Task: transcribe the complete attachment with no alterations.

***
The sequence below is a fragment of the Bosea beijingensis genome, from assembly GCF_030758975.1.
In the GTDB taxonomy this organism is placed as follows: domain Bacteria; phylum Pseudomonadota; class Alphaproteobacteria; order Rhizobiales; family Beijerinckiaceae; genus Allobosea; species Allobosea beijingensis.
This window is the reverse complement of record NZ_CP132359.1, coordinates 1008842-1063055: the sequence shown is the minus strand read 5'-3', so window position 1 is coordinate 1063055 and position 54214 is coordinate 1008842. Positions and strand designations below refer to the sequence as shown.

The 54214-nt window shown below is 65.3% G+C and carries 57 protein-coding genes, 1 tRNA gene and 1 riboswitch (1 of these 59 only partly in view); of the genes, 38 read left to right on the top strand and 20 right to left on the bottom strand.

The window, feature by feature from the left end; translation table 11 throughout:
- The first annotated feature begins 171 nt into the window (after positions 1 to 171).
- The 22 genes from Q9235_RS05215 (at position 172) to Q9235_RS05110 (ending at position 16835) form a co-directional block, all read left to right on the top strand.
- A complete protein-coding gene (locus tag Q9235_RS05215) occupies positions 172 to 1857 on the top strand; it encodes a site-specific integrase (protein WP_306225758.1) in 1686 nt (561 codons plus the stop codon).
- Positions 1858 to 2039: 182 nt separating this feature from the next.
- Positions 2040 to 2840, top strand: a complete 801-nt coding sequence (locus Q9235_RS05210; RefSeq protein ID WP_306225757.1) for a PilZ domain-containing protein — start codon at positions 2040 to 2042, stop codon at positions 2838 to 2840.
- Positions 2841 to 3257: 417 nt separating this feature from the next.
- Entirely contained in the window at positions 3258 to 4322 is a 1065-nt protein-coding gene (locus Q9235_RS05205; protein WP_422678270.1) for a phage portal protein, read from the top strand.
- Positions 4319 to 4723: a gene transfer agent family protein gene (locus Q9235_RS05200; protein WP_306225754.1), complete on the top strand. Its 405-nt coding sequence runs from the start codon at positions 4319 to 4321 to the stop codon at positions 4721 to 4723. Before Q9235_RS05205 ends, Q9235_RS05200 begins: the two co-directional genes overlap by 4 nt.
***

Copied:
The sequence below is a fragment of the Bosea beijingensis genome, from assembly GCF_030758975.1.
In the GTDB taxonomy this organism is placed as follows: domain Bacteria; phylum Pseudomonadota; class Alphaproteobacteria; order Rhizobiales; family Beijerinckiaceae; genus Allobosea; species Allobosea beijingensis.
This window is the reverse complement of record NZ_CP132359.1, coordinates 1008842-1063055: the sequence shown is the minus strand read 5'-3', so window position 1 is coordinate 1063055 and position 54214 is coordinate 1008842. Positions and strand designations below refer to the sequence as shown.

The 54214-nt window shown below is 65.3% G+C and carries 57 protein-coding genes, 1 tRNA gene and 1 riboswitch (1 of these 59 only partly in view); of the genes, 38 read left to right on the top strand and 20 right to left on the bottom strand.

The window, feature by feature from the left end; translation table 11 throughout:
- The first annotated feature begins 171 nt into the window (after positions 1 to 171).
- The 22 genes from Q9235_RS05215 (at position 172) to Q9235_RS05110 (ending at position 16835) form a co-directional block, all read left to right on the top strand.
- A complete protein-coding gene (locus tag Q9235_RS05215) occupies positions 172 to 1857 on the top strand; it encodes a site-specific integrase (protein WP_306225758.1) in 1686 nt (561 codons plus the stop codon).
- Positions 1858 to 2039: 182 nt separating this feature from the next.
- Positions 2040 to 2840, top strand: a complete 801-nt coding sequence (locus Q9235_RS05210; RefSeq protein ID WP_306225757.1) for a PilZ domain-containing protein — start codon at positions 2040 to 2042, stop codon at positions 2838 to 2840.
- Positions 2841 to 3257: 417 nt separating this feature from the next.
- Entirely contained in the window at positions 3258 to 4322 is a 1065-nt protein-coding gene (locus Q9235_RS05205; protein WP_422678270.1) for a phage portal protein, read from the top strand.
- Positions 4319 to 4723: a gene transfer agent family protein gene (locus Q9235_RS05200; protein WP_306225754.1), complete on the top strand. Its 405-nt coding sequence runs from the start codon at positions 4319 to 4321 to the stop codon at positions 4721 to 4723. Before Q9235_RS05205 ends, Q9235_RS05200 begins: the two co-directional genes overlap by 4 nt.